Digital maps are often the basis or an important feature of modern web applications: to visualise geodata, such as the last jogging route, or to offer users an intuitive input surface. Reason enough to take a closer look at the map material and to find out how to create maps that reflect the design language of the application and respond individually to customer needs.
One big player that has adapted their own map design to their corporate identity is Strava. They use the map to analyse recorded workouts.
What is striking is that the map visually adapts to the rest of the application. We recognise the same main colours as well as the same font. In addition, details have been omitted that do not add much value to the analysis of the route. For example, most of the street or river names are missing. However, striking landscapes can still be seen very well.
Another prominent app that uses specially adapted maps to strengthen recognition is Snapchat. They even used their screenshot in a Halloween edition.
Snapchat uses their map image to reflect the design of the app itself, as with Strava, but also to reinforce customer retention. So users return to the app again and again, not only to send or view new snaps, but also to explore the themed map for details.
Individual maps – made easy
The apps mentioned above have one thing in common: they use the Mapbox API to create their maps. Mapbox is a company that does much more than just maps. But as exciting as the other products are, we will only take a closer look at Mapbox Studio in this article.
This snippet from Mapbox Studio is for a project we designed during our Learning Week 2021. The idea was to create an interactive app that would allow users to save and document their mushroom picking locations. It should also be possible to share part of the map with friends – except for the super secret mushroom locations, of course. Since the map is the main focus of such an app, we developed our own «Renuo» mushroom map. We adapted the font and the colours to use the Renuo green. We have also hidden details of cities or villages, as the focus is on forests and meadows anyway. Another useful feature that Mapbox provided us with is the blending of satellite images with the normal maps the further you zoom in. This way you can see the overview of exactly where you are in the zoomed out map and every detail of the forest in the zoomed in map.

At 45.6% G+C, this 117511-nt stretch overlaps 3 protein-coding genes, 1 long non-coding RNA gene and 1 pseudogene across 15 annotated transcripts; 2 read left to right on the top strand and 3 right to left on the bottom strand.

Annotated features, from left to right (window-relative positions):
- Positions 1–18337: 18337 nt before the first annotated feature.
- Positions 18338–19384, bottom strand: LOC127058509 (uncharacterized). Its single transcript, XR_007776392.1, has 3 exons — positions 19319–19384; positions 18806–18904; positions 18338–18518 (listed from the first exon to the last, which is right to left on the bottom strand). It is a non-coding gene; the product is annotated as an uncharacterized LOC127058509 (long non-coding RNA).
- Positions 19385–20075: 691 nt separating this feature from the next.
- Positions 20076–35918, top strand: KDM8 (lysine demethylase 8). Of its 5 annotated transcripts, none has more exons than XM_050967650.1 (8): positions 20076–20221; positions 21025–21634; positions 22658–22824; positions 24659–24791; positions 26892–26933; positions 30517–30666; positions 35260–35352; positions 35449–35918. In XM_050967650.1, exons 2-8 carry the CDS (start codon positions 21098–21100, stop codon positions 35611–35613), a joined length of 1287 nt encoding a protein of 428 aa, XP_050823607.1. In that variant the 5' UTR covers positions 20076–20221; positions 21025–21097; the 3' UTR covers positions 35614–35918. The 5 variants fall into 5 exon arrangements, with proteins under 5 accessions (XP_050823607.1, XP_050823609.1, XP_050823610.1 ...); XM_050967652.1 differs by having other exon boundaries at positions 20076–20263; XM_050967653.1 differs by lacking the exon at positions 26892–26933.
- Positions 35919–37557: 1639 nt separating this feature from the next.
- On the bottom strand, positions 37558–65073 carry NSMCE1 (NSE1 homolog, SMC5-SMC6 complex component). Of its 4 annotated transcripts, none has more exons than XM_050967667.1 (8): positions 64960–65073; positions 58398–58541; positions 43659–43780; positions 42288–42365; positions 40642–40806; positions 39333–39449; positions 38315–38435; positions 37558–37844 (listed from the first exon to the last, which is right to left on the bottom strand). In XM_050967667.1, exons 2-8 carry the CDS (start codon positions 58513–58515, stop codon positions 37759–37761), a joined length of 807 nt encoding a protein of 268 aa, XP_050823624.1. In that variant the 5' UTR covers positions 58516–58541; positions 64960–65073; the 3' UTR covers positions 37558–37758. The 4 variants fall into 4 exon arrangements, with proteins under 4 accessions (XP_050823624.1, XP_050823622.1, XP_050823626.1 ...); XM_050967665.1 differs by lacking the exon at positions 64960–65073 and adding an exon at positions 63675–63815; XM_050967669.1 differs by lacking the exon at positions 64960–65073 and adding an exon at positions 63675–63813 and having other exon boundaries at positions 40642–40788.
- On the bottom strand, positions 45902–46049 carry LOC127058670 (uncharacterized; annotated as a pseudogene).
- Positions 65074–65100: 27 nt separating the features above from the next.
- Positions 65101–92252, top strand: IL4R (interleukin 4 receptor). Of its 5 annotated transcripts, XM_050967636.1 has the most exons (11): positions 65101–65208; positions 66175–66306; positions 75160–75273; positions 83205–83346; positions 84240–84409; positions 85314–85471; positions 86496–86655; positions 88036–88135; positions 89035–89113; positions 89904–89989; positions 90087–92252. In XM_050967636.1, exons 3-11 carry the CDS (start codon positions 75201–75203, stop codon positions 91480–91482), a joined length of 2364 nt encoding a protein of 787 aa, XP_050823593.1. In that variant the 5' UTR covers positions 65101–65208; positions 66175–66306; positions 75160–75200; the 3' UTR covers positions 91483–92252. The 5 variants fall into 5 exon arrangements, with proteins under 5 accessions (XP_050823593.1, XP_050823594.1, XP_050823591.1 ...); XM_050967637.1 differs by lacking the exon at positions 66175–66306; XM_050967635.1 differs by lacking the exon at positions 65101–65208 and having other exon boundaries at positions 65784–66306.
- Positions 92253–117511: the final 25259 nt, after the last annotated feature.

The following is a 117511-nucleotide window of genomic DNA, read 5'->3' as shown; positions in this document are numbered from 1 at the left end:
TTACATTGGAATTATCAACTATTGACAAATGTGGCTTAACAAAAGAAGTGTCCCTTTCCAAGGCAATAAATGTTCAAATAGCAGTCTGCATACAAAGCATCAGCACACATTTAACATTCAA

This even goes so far that you can determine the gradient yourself, how fast or slow the map should be shown with which zoom levels:
These are by no means all the possibilities for customising maps. Overlays can also be used to emphasise something important. In the map below, for example, taxiing movements at airfields have been highlighted. Useful use cases of such markers could be area visualisations of aircraft taxiing movements that the app tracks. However, such overlays can also be realised with other map providers. What is special about Mapbox, however, is that they are included in the map material. This means that no code is required, as is the case with Google Maps, for example. Another advantage is that adjustments can be made to the maps without changing code by publishing the latest changes and they are already visible on all end devices.
Of course, such paths do not only exist statically on a 2D map. Would you rather have a simulated helicopter flight along a path on a completely customised 3D map? Of course no problem, as Mapbox's example of the FreeCamera API demonstrates:
Well, admittedly this is probably more of a gimmick. However, using 3D map material can make sense, especially if we want to visualise a three-dimensional structure such as a building or the interior layout of the premises.
Such interior views are already familiar to users. Apple Maps and Google already offer them on their own maps. The added value is increased all the more if we also offer something like this on our own site. This could be applied to a fashion house, for example. There could be an interior view in which the individual areas are marked, such as T-shirts, jackets, trousers, etc. It would then offer even more added value if the assortment per area could also be browsed virtually. Customers with a tight time budget would be able to find and try on the desired pants they had previously selected.
It doesn't always have to be Google Maps. Even if the API is very powerful and popular, there are alternatives that can hold a candle to Google and also offer significantly more customisation options. Many ideas only come once you have an overview of the possibilities. That's why I recommend to take a look at the examples in the Mapbox GLJS Library, create an account with Mapbox Studio and play around a bit.